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Why do people work? – ‘The Why’

Welcome to the newest edition of The Why.

Everywhere you look the media is pushing you telling you who to follow, what to watch and when to watch it.   You’re even sometimes told how to do it all.  Truth is, here at American Live Wire we do a bit of that too.  The big difference is we also tell you why.

You ask the questions.  We provide the answers.

“Why do people work?”

“Why do people work?” you ask?

When your ALW writer read this question his first impressions ran similar to those of the folks at CNN and Fortune magazine.  When you ask someone why they work they will probably respond to that question “, in a tone usually reserved for slow children and dimwitted in-laws” and tell you they work for the money. American Live Wire readers however, especially readers of “The Why”, are for the most part not children and are certainly not dimwitted.  In fact, we have the stats to prove it!

why do people work

So let’s explore this a bit further, shall we?  Yes, people work for money so that they can become more financially independent and gain more control over their lives.  But oft’times there is more to it than that.  Witness an observation made in Fortune magazine in 1994 by “Dilbert” cartoonist Scott Adams.

His corporate-based comic has made him quite familiar with the American workplace.  He said: “In your 20s you’re mostly concerned with having enough money to eat and get laid. In your 30s you start thinking: Is this all there is? Am I going to be an accountant and die?”

Seriously, while money might be the bottom line for some, the question: “Why do people work?” cannot be so easily answered.   Robert Weis, a research professor at the University of Massachusetts, conducted a survey on this subject.

He asked people if they would still work if they had inherited enough money to live comfortably.  80% said they would still work.  So, why do people work if not just for the money?  It has to be something more substantial.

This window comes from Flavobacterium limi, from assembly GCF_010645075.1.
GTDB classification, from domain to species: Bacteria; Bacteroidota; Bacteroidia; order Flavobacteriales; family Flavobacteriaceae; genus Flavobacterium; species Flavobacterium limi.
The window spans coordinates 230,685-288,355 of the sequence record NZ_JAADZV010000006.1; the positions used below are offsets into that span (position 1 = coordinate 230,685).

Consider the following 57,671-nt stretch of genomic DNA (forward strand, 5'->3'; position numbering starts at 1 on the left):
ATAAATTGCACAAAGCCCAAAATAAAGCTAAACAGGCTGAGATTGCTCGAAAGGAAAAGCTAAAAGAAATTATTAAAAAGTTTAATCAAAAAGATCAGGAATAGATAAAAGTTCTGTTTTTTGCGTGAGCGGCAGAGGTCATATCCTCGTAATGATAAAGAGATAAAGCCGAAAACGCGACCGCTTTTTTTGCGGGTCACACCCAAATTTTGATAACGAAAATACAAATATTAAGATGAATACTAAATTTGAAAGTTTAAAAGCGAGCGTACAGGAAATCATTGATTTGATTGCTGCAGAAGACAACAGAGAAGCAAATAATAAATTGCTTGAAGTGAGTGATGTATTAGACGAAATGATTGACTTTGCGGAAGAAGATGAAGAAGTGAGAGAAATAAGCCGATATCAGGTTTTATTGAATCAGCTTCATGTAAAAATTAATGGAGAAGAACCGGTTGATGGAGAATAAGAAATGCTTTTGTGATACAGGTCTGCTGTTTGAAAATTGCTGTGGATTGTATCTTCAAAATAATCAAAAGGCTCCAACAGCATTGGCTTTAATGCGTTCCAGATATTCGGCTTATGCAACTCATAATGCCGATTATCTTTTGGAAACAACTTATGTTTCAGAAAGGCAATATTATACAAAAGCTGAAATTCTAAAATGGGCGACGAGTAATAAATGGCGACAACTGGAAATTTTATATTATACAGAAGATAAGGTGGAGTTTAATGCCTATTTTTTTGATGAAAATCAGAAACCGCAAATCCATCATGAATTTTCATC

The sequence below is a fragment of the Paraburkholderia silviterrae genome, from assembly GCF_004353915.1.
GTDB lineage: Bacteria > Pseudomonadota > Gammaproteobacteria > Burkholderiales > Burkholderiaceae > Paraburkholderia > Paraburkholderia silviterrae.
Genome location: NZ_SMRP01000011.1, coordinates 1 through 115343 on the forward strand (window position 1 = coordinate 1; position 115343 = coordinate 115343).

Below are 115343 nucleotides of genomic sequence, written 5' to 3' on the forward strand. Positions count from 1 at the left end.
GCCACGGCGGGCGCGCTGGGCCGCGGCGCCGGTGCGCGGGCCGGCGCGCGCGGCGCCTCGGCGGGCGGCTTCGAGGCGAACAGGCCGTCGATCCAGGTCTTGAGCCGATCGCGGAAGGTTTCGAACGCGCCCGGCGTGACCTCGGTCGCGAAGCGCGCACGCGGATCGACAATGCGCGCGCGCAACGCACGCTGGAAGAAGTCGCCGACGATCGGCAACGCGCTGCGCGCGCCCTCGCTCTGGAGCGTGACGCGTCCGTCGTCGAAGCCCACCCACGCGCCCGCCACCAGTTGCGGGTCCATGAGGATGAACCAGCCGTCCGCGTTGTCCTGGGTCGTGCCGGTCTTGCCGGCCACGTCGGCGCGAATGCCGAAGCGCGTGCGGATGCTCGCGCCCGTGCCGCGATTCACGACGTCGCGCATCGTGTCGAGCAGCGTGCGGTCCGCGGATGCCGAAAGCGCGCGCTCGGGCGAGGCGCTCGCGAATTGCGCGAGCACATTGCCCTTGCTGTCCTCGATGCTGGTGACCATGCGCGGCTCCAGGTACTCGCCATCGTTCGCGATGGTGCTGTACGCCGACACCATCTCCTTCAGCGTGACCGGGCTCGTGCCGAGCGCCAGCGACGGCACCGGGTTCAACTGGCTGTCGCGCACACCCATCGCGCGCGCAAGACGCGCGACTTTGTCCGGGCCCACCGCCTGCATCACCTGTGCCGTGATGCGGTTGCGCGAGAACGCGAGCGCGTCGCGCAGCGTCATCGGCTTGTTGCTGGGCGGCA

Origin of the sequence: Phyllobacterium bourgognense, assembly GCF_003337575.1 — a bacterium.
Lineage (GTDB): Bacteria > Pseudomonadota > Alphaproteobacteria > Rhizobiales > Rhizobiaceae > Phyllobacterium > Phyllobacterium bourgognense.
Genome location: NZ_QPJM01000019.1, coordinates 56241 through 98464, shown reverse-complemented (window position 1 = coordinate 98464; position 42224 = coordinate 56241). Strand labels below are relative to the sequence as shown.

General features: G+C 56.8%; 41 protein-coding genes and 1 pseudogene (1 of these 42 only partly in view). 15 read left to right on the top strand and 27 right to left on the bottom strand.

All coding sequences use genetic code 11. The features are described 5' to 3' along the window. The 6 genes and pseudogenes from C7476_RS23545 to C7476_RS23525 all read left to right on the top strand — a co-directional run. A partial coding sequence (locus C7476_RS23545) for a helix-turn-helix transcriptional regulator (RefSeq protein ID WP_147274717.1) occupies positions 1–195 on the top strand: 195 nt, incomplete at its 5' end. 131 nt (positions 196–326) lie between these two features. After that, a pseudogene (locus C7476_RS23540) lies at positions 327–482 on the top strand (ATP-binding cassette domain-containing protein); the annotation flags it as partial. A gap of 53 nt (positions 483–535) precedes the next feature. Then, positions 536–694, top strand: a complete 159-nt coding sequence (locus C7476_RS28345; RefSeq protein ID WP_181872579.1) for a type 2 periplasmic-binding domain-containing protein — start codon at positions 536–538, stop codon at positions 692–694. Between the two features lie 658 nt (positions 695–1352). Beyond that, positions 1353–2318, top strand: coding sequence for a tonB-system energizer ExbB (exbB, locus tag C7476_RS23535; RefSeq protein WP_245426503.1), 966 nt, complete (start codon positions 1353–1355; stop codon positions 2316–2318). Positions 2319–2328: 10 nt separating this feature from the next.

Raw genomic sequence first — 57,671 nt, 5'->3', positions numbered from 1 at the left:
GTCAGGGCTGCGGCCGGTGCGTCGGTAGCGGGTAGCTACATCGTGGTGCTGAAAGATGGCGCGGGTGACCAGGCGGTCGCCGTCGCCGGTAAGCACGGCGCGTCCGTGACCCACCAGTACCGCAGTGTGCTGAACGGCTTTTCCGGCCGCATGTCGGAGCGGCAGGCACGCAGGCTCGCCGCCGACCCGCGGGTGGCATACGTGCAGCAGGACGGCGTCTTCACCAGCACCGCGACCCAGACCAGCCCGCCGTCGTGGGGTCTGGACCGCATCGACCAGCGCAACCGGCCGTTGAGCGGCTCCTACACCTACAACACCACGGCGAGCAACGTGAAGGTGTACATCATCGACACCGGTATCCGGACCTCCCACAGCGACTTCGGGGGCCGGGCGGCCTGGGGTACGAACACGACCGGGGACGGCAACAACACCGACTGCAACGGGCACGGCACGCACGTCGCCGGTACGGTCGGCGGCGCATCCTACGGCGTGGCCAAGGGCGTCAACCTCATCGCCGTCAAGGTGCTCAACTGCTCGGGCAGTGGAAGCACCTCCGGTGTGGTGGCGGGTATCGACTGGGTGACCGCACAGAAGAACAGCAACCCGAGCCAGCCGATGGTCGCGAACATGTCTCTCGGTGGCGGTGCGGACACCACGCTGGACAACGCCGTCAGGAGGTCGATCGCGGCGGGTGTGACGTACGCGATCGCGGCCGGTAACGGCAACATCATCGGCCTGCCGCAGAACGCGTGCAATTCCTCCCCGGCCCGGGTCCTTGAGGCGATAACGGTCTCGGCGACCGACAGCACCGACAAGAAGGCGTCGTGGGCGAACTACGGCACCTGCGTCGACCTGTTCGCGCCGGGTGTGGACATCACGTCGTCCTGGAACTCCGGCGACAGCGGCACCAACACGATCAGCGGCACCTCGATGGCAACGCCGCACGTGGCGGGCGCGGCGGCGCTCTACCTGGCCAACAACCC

Fortune conducted its own survey.  The three most common reasons they were given beyond “paying the mortgage” were as follows: “to make the world a better place”, “to help themselves and others on their (work) team grow spiritually and intellectually” and “to perfect their technical skills.”

Why do people work?  The MyFuture website lists the following additional reasons as to why people work: People work because they enjoy spending their day doing something at which they are good; People want to be productive and they have skills other people need and they therefore feel obligated to supply said skills.

One other reason why people work is purely psychological.  It’s something called co-dependency.  Some people rely on their company or their current profession for their identity.

While practices like downsizing has reduced the amount of this seen on any given day, some people still work because they are proud to closely align themselves with their jobs.  Besides, what would they be if not an employee for a specific company?  (“I’m an ALW Writer!”)

why do people work


Why do people work?  Research indicates that more and more people work for some sort of satisfaction.  People work because they have some individualistic, underlying emotional need to do so.

Why do people work?  Well-known consultant Warren Bennis offers one more obvious reason: self-esteem.  He told once CNN: “Work really defines who you are. So much of a person’s self-esteem is measured by success at work.”  As an example Bennis recalls asking famous author of Roots Alex Haley what it was like to be a success.  Haley responded: “People listen to me now.”

Why do people work?   After all this discussion, the answer remains a simple one.  People work because they have to—whether for financial reasons or more psychological, personal reasons.  When people work, they satisfy their personal needs and thus feel good about themselves.

“Why do people work?”  Now you know.

You ask the questions.  We provide the answers.

American Live Wire . . . Listen and be heard.

 (Image courtesy of Scott Hodson and Orion Consultancy)

About Will Phoenix

W. Scott Phoenix, B.A., B.S. was born in Hawaii, raised in Pennsylvania and resides in California. He has been a published writer since 1978. His work has appeared (under various names) in numerous places in print and online including Examiner.com. He is a single parent of three children and has also worked as an actor, singer and teacher. He has been employed by such publications as the Daily Collegian and the Los Angeles Times.